Users can also sort guitar tabs by the genre and even decade of release. Upon reaching a specific guitar tab, you will notice that like Ultimate Guitar, you not only have the ability to listen to the actual song, but also change up the mix (i.e. eliminate vocals), speed and more. Unfortunately, not all of these features are available for free so check out their rate plans if interested.

Like a lot of the top rated guitar tab websites, Songsterr is also available on the iPhone so it’s really great for mobile users.

Guitar World Tabs

Similar to Ultimate-Guitar, Guitar World Tabs has a lot of amazing feature stories and interviews on the website. They’re not just a guitar tab resource. The site is very well designed with a plethora of information and if you’re still not satisfied, Guitar World even puts out their own monthly newsletter that you can sign up to receive for free!

The search function on the site is really easy to use as visitors can sort for basic things (guitar vs. bass), and even view the top-rated, most viewed and/or recently added guitar tabs with a click of the mouse.

What’s really innovative about the specific guitar tab page is that the screen will auto-scroll (at a very slow pace) so you do not have to pause every few seconds, take your hands off the guitar and manually scroll down to read the next part of the verse or chorus.

You should be able to find just about any guitar tab on one of the websites listed above. We should note, however, that even though we consider Ultimate-Guitar, Songsterr and Guitar World Tabs the three best resources for guitar tabs even the top sites have a lot of poorly composed tabs. By paying special attention to the tablature’s rating, comments, author history (does he or she post a lot? good overall rating?), comparing to other tabs (same song) you will vastly enhance your chance of learning from a legitimate guitar tab.

What is Guitar Tapping?

April 15th, 2011

If you have ever picked up a guitar you are likely very familiar with the name Van Halen, yet may not recognize the term “guitar tapping”. Why the comparison?

Well, if you love Van Halen music you are actually more familiar with the guitar tapping technique than you might think. In fact, if it was not for the late-1970s and Eddie Van Halen the guitar world may not be quite the same today.

Van Halen is a master with fretwork and when he does pass away, the guitar solo for “Eruption” might arguably go down as his greatest contribution to rock music. The solo is worth noting here because it serves as the original groundwork for the guitar  tapping technique. If you understand how that solo is pieced together then you will also understand why you can really do some unique things with guitar tapping and how it works.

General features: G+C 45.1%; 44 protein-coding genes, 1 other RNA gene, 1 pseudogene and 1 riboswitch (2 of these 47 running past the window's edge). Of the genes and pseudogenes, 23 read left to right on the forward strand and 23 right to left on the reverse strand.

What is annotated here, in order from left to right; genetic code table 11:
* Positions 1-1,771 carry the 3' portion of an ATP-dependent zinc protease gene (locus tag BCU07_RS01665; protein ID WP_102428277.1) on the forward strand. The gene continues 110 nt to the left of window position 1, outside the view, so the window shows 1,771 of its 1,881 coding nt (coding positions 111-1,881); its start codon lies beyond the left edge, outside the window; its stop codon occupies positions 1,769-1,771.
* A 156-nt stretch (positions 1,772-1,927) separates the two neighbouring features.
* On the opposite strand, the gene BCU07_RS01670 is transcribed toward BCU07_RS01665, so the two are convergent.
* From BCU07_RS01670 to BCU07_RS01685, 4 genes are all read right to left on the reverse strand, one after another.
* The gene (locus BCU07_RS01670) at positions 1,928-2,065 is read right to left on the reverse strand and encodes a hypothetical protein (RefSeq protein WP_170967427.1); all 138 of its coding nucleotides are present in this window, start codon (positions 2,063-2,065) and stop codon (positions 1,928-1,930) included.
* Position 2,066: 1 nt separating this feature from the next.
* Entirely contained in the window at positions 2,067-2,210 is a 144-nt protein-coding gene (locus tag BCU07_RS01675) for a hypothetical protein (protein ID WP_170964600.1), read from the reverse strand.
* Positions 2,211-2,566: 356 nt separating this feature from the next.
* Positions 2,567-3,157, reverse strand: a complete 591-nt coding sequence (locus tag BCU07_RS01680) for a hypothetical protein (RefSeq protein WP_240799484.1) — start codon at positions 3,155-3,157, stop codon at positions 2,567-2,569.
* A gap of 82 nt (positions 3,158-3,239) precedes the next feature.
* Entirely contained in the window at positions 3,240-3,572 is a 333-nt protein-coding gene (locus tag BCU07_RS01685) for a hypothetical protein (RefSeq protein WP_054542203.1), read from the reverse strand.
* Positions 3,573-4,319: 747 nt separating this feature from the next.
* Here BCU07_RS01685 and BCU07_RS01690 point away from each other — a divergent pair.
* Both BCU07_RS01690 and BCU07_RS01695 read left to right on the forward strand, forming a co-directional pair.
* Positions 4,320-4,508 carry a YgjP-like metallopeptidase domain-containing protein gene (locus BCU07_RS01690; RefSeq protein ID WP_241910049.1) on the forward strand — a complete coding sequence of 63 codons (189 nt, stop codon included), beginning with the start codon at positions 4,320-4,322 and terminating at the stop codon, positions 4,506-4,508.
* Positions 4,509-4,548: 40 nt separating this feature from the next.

First, we should let you know that the term “tapping” is definitely misleading. It’s a generic term for fretting notes with your right hand (or picking hand)* and not, like you often hear with some of the best bass players in the world, an advance technique where you actually slap the instrument.

What the guitarist is really doing is using the picking hand and its fingers to “tap” on a note with advance techniques like hammer-ons and pull-offs. You’ve probably heard of basic hammer-ons and pull-offs (if not, introduction below) but now you’re just doing them with your alternate hand.


Hammer-ons (like pull-offs) is simply an alternative way of playing a note without re-picking to play another note on a higher part of the same string. It’s basically the old analogy of “kill two birds with one stone”.

TRY THIS: First, fret the second fret on the third string with your first finger. Next, position your third finger just above the fourth fret on the third string but make sure it’s not quite touching.

Pick the string, then, without picking, place the third finger firmly on the fourth fret. If you do this with enough force the note on the fourth fret should sound. Pretty cool, right?

Like anything, this will take a few days to get down so practice, practice, practice!

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Pull-offs are pretty much the complete opposite of hammer-ons. You can do pull-offs by either A) Angling your hand parallel with the neck and pulling off in a downward motion or B) Angling your hand perpendicular to the neck as if playing the piano and pulling-off in an upward motion.

First, put your third and first finger on the third string. Fret the first note with your third finger and second note with first. Play the string with a pick and then remove your third finger while performing a subtle downward tug with the same finger. Listen carefully! Did you hear the note the first finger is fretting “ring out”? If so, great.

Again, practice until you can play pull-offs without the ring stopping after you remove your finger.

Time to Experiment…

By now you should have noticed that with a little practice the number of variations with hammer-ons and pull-offs are virtually endless. Best of all, change it up with the picking hand and the possibilities become even more diverse!

As a result, you can do a ton of experimentation and I don’t know about you, but nothing is better than experimenting with your guitar. As always, understanding scales (which serve as the basis for all music knowledge) is a great place to start with multiple hammer-ons, pull-offs, etc.

*-left hand if you’re left handed